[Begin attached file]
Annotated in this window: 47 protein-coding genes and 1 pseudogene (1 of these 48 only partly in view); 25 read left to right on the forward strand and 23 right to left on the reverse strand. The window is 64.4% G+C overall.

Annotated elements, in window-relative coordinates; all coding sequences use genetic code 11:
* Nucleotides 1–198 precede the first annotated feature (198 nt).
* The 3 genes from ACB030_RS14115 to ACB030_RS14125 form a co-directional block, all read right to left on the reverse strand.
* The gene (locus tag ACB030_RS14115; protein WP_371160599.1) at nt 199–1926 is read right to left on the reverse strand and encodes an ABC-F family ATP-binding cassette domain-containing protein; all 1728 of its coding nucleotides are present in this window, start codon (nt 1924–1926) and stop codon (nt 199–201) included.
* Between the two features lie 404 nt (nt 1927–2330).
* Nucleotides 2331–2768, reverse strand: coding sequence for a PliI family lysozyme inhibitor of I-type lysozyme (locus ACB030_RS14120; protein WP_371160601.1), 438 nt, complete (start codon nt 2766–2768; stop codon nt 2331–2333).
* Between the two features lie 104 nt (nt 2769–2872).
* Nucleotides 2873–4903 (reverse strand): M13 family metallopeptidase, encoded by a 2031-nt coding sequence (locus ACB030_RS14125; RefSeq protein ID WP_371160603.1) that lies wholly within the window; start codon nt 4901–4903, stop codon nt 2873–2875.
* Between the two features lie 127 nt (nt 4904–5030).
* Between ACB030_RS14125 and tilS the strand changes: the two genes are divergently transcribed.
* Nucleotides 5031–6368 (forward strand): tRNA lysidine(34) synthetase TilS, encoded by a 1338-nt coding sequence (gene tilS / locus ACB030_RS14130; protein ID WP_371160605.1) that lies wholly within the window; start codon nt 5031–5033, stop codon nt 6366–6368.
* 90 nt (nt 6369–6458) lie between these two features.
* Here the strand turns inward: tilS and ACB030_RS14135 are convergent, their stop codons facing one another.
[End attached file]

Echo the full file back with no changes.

Annotated in this window: 47 protein-coding genes and 1 pseudogene (1 of these 48 only partly in view); 25 read left to right on the forward strand and 23 right to left on the reverse strand. The window is 64.4% G+C overall.

Annotated elements, in window-relative coordinates; all coding sequences use genetic code 11:
* Nucleotides 1–198 precede the first annotated feature (198 nt).
* The 3 genes from ACB030_RS14115 to ACB030_RS14125 form a co-directional block, all read right to left on the reverse strand.
* The gene (locus tag ACB030_RS14115; protein WP_371160599.1) at nt 199–1926 is read right to left on the reverse strand and encodes an ABC-F family ATP-binding cassette domain-containing protein; all 1728 of its coding nucleotides are present in this window, start codon (nt 1924–1926) and stop codon (nt 199–201) included.
* Between the two features lie 404 nt (nt 1927–2330).
* Nucleotides 2331–2768, reverse strand: coding sequence for a PliI family lysozyme inhibitor of I-type lysozyme (locus ACB030_RS14120; protein WP_371160601.1), 438 nt, complete (start codon nt 2766–2768; stop codon nt 2331–2333).
* Between the two features lie 104 nt (nt 2769–2872).
* Nucleotides 2873–4903 (reverse strand): M13 family metallopeptidase, encoded by a 2031-nt coding sequence (locus ACB030_RS14125; RefSeq protein ID WP_371160603.1) that lies wholly within the window; start codon nt 4901–4903, stop codon nt 2873–2875.
* Between the two features lie 127 nt (nt 4904–5030).
* Between ACB030_RS14125 and tilS the strand changes: the two genes are divergently transcribed.
* Nucleotides 5031–6368 (forward strand): tRNA lysidine(34) synthetase TilS, encoded by a 1338-nt coding sequence (gene tilS / locus ACB030_RS14130; protein ID WP_371160605.1) that lies wholly within the window; start codon nt 5031–5033, stop codon nt 6366–6368.
* 90 nt (nt 6369–6458) lie between these two features.
* Here the strand turns inward: tilS and ACB030_RS14135 are convergent, their stop codons facing one another.